Astronomy Picture of the Day

Discover the cosmos! Each day a different image or photograph of our fascinating universe is featured, along with a brief explanation written by a professional astronomer.

2008 June 17
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Eta Carinae and the Homunculus Nebula
Credit: N. Smith, J. A. Morse (U. Colorado) et al., NASA

Explanation: How did the star Eta Carinae create this unusual nebula? No one knows for sure. About 165 years ago, the southern star Eta Carinae mysteriously became the second brightest star in the night sky. In 20 years, after ejecting more mass than our Sun, Eta Car unexpectedly faded. This outburst appears to have created the Homunculus Nebula, pictured above in a composite image from the Hubble Space Telescope taken last decade. Visible in the above image center is purple-tinted light reflected from the violent star Eta Carinae itself. Surrounding this star are expanding lobes of gas laced with filaments of dark dust. Jets bisect the lobes emanating from the central star. Surrounding these lobes are red-tinted debris captured only by its glow in a narrow band of red light. This debris is expanding most quickly of all, and includes streaming whiskers and bow shocks caused by collisions with previously existing material. Eta Car still undergoes unexpected outbursts, and its high mass and volatility make it a candidate to explode in a spectacular supernova sometime in the next few million years.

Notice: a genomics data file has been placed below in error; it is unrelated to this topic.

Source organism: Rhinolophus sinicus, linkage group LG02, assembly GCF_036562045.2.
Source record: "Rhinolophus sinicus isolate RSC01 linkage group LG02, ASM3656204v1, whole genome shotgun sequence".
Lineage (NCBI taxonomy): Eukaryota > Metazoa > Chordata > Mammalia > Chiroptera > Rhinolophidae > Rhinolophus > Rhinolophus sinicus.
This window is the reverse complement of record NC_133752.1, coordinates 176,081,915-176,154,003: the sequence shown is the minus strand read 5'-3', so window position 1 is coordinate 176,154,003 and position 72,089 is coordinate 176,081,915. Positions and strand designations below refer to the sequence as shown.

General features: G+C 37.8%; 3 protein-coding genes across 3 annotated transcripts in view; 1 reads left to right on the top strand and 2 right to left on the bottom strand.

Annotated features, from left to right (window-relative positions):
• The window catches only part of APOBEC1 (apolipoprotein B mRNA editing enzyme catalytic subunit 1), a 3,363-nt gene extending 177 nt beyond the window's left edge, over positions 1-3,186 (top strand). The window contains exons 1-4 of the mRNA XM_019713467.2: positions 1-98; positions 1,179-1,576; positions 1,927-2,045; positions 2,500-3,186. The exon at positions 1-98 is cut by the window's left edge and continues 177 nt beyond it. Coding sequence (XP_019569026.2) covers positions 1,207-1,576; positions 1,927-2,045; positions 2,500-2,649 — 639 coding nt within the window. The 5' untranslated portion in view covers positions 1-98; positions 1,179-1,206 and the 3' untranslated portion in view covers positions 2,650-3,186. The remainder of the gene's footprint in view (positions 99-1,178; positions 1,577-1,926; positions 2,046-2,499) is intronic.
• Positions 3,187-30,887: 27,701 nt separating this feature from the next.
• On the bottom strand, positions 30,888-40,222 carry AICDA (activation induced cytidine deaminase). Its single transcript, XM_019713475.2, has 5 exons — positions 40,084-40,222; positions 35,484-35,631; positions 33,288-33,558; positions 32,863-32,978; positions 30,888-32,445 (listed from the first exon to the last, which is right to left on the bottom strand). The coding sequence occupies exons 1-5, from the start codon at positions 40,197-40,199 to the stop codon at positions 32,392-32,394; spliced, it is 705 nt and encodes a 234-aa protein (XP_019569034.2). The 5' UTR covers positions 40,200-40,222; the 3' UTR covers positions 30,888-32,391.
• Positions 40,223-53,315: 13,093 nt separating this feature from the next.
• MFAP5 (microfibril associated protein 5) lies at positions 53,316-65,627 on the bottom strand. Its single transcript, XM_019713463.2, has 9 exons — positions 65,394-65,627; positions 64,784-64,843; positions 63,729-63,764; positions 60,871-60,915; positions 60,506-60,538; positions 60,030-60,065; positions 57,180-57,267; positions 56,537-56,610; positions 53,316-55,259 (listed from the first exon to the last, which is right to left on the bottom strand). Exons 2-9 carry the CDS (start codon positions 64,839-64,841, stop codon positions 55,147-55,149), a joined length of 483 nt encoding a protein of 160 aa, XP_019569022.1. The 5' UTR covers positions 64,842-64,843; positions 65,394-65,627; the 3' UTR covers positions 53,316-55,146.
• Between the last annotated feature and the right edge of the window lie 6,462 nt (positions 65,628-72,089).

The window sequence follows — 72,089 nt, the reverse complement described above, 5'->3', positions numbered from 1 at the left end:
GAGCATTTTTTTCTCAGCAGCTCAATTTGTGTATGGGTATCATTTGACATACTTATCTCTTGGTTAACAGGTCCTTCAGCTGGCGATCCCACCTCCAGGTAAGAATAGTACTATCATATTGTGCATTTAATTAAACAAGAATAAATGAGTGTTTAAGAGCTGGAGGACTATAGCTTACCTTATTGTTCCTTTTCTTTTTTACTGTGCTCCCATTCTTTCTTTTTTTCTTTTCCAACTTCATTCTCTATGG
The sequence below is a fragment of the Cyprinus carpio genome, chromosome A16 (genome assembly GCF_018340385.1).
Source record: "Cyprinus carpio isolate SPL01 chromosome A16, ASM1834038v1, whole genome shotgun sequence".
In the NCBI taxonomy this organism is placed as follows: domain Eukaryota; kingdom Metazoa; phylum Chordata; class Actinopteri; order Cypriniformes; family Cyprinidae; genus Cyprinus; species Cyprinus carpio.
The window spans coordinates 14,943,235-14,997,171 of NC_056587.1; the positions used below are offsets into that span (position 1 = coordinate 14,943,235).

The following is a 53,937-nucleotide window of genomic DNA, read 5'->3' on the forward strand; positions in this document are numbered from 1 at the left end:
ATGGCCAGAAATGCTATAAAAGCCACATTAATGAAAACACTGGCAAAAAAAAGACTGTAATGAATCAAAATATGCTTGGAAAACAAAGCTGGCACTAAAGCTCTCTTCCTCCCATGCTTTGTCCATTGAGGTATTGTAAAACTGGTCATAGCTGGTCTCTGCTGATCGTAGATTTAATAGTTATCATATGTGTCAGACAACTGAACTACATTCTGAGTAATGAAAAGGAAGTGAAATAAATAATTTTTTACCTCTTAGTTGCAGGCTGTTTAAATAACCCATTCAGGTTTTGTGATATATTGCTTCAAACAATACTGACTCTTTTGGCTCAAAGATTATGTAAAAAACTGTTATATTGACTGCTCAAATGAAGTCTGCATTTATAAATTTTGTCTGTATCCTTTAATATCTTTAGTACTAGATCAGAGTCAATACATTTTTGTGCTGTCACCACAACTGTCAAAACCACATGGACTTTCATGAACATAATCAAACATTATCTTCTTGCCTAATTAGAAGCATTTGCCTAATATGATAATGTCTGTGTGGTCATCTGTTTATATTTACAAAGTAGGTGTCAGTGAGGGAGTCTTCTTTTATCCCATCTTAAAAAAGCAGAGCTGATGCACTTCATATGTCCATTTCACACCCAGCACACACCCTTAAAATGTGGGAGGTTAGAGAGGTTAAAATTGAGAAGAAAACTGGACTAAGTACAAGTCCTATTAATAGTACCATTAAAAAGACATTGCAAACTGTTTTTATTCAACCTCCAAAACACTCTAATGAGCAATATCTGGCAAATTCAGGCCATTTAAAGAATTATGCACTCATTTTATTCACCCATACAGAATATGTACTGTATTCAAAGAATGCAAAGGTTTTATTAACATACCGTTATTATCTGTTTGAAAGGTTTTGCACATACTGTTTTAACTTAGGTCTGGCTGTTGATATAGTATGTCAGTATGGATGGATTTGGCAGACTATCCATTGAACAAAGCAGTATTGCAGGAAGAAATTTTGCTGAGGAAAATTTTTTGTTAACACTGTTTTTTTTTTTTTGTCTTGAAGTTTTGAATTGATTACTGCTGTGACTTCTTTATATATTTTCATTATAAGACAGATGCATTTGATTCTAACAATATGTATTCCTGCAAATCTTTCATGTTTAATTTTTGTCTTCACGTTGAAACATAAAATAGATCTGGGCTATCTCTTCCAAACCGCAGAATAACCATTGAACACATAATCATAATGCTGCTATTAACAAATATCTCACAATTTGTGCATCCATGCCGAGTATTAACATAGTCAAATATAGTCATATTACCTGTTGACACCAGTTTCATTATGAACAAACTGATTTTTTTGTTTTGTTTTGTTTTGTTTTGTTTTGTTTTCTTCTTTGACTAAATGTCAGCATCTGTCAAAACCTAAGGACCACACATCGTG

Tomorrow's picture: sky lens

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